1. The density and composition of the mesh fabric determines the range of radio frequencies that are blocked. I'm satisfied that the bag does indeed block common cell frequencies, and others have claimed that it also blocks the frequencies of wireless car key fobs. Beyond these, I wouldn't expect this bag to block devices like AM/FM radios, ham radios, walkie-talkies or the like.
It may block Wi-Fi and/or Bluetooth; I haven't yet tested this.
2. Many people (including manufacturers) claim these bags also block GPS signals. Whether they do or not isn't really relevant since GPS signals are one-way: they fall from the GPS satellites onto your device, which computes your position based on the strength of signals received from multiple satellites.
GPS-enabled devices do not transmit anything back to the satellites (in fact the satellites are not equipped to receive anything from customer devices -- they are one-way, transmit-only devices).
If you're concerned about your device betraying your location, blocking the cellular signals is what you want. Once your device has computed its location via the GPS radio, that data can only be sent back to interested parties (such as apps, for example) via the cellular network, Wi-Fi, or in some cases a connected bluetooth device. If your device cannot be found on a cellular network or Wi-Fi network, your GPS-computed location cannot be leaked.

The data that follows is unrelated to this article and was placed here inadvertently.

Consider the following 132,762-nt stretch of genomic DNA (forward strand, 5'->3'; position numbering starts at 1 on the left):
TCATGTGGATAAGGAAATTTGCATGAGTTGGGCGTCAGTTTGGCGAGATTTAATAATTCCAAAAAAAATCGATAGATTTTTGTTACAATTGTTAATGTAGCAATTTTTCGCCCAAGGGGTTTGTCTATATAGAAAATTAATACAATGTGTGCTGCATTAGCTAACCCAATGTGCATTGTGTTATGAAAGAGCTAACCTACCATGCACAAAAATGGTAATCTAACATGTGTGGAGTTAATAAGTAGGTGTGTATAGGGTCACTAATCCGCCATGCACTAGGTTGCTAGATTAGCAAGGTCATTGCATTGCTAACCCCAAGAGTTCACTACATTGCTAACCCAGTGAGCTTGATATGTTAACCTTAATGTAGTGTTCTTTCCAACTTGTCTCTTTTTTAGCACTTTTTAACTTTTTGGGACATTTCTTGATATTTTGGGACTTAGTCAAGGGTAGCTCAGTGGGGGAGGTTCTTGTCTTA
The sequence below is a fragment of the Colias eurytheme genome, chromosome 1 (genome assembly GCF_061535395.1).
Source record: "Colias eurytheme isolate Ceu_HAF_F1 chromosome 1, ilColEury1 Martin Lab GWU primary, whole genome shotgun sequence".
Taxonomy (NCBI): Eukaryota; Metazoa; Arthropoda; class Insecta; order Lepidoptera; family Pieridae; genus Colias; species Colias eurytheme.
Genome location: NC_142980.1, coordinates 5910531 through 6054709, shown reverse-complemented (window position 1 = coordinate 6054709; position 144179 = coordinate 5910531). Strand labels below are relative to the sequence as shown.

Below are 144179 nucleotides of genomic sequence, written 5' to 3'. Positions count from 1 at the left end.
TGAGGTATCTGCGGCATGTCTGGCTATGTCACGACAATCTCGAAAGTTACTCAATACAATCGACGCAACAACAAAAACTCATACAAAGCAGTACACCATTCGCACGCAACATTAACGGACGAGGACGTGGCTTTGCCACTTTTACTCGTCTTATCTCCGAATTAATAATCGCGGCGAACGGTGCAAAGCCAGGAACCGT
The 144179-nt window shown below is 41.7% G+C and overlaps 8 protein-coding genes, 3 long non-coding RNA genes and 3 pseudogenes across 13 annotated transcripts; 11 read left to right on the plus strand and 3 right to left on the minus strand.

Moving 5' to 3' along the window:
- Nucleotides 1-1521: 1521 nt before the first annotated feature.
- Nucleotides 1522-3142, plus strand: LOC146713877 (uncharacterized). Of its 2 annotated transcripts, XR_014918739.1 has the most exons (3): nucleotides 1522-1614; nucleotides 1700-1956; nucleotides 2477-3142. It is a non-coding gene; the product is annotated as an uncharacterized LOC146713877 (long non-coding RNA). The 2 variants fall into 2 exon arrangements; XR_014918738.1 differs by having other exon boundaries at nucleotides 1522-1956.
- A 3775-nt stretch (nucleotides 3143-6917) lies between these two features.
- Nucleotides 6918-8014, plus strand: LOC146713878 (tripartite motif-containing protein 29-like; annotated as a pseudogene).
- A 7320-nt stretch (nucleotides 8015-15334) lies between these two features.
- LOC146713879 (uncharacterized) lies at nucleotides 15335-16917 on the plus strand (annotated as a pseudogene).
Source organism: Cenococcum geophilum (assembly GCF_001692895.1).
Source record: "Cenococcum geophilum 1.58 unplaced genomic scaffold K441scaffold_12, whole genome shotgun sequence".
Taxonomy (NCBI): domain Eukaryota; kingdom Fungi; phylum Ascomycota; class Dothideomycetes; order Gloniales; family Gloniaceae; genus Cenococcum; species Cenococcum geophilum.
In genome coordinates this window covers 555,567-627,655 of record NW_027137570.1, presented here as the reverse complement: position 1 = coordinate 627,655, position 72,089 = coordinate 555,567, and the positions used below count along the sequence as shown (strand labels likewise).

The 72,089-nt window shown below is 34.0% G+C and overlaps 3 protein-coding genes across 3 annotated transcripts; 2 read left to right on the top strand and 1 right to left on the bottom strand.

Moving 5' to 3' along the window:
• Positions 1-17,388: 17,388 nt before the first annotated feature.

The bag itself appears to be well made. The outer fabric and stitching looks strong. Not sure what the point is of the clear plastic pouches -- anything in these pouches will most certainly not be protected. Also, the "fold top over twice" business is messy and results in a sloppy looking bag. A better mechanism, even snaps or a buckle, would look better and be more secure. The bag's natural tendency is to unroll itself when fastened with the hook-and-loop mechanism. This tendency probably isn't strong enough to completely unroll, but it could have been avoided with a better fastening scheme.
From right next to my mini tower, I dropped my Samsung Galaxy Note-II into the bag and folded the opening over - once.
I used my wife's phone to call mine.
It went straight to voice mail!
Taking my phone out of the bag, it showed "No Signal" and took a while to re-discover the network. Back to 5 bars.
Wow. This bag is really a Black Hole for 4GLTE frequencies and all the edge network and 3G fallback frequencies as well.